ROGERS PARK — To neighbors and passersby, the brightly colored Pratt Boulevard home is known as the Candyland House, the Barbie House or the Rainbow Cone Home.
But to friends and family, the house at 1525 W. Pratt Blvd. is the longtime home of artists Jackie Seiden and the late Don Seiden. The prolific artists turned the century-old home into their own personal canvas, creating one of the most unique homes in Rogers Park.
After 47 years of owning the home, the Seiden family has now listed it for $600,000.
“The whole house is pastel-colored and glitter from head to toe,” said Kathy Schrage, a real estate agent with Redfin who is listing the home. “It’s like a Barbie’s dream home.
“It’s the most eclectic house I’ve seen in 20 years as a realtor.”
Don Seiden was an artist, art educator and pioneer of art therapy who founded the art therapy department at the School of the Art Institute of Chicago. A renowned sculptor, he also served as chair of the sculpture department at SAIC. He died in 2019, two days after his 92nd birthday.
Jackie Seiden is an artist and art teacher who held classes in her Rogers Park home. Jackie was the creative force behind the Candyland House, using the house for a blank canvas.
When Jackie Seiden moved in, the house was painted a “drab olive green,” she told DNAinfo Chicago in 2013. That coat of paint had to go.
“The inside grew into these pastel colors, and I carried them on to the outside,” she said.
Virtually every part of the house sticks to the bright pastel theme. Even the blinds, radiators and a piano are painted shades of pink, yellow, blue and green. Some ceilings sparkle with a glitter-infused pastel pink, and bedroom floors have a pastel yellow hue.
Even the silverware had handles painted in pastels, Jackie Seiden told DNAinfo.
Jackie Seiden said the inspiration for the colors came from sneaking into the now-defunct, art-deco-inspired Edgewater Beach Hotel with her friends as a youth.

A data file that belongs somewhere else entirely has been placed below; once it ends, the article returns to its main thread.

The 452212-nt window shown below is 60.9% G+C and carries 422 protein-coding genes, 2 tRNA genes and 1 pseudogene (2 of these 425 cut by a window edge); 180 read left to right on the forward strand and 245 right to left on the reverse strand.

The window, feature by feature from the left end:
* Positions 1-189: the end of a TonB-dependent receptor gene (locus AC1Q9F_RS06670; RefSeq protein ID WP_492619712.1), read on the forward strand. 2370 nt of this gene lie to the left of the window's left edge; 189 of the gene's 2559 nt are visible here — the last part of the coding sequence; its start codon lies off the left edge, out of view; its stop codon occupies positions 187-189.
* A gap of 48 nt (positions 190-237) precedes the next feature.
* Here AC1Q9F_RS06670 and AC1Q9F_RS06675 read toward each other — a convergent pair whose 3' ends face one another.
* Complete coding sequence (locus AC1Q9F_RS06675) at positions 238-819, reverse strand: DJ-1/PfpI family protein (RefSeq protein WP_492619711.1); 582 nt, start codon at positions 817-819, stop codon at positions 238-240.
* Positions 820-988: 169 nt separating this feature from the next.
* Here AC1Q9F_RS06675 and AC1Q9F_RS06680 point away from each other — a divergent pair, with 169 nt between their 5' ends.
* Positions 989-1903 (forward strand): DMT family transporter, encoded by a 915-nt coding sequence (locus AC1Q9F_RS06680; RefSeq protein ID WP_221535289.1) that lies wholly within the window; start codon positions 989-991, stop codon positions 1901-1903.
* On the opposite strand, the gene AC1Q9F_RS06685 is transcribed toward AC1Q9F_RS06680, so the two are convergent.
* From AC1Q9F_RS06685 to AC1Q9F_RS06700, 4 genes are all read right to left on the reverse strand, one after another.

The “colored deco” style “really stuck with me,” Jackie Seiden said.
Jackie Seiden has moved out of the house and into an apartment. A family friend is acting as caretaker of the home as the family looks for a buyer, Schrage said.
The five-bedroom home was built in 1891 and sits on a double-wide lot. Aside from the decor updates, the home has been renovated to feature skylights and make room to practice art.
The home’s garage, painted pastel orange, has been converted into an art studio, including a second-floor loft space. A pastel-colored wooden walkway leads from the house to the studio.
A third-floor loft space has hardwood floors and plenty of natural light, and it has acted as a studio for Jackie’s art classes. It also has a toilet and bathtub that are not separated from the larger room by any walls or partitions.
The home was listed listed in late April for $525,000 and went under contract in about a week’s time, according to the home listing site Zillow. It was put back on the market on May 26 with a higher asking price of $600,000.
Schrage said the price increase reflects the hot home buying market. The family received a “bunch” of offers on the home, she said. A neighboring home went on the market for $675,000.
The Seiden family is hoping there is a buyer who would like to keep some of the home’s more unique elements, Schrage said. But that will be dictated by the market, she said.
“The sellers would greatly appreciate someone who loves the home and wants to refurbish it,” Schrage said. “But again, they need to sell it.”
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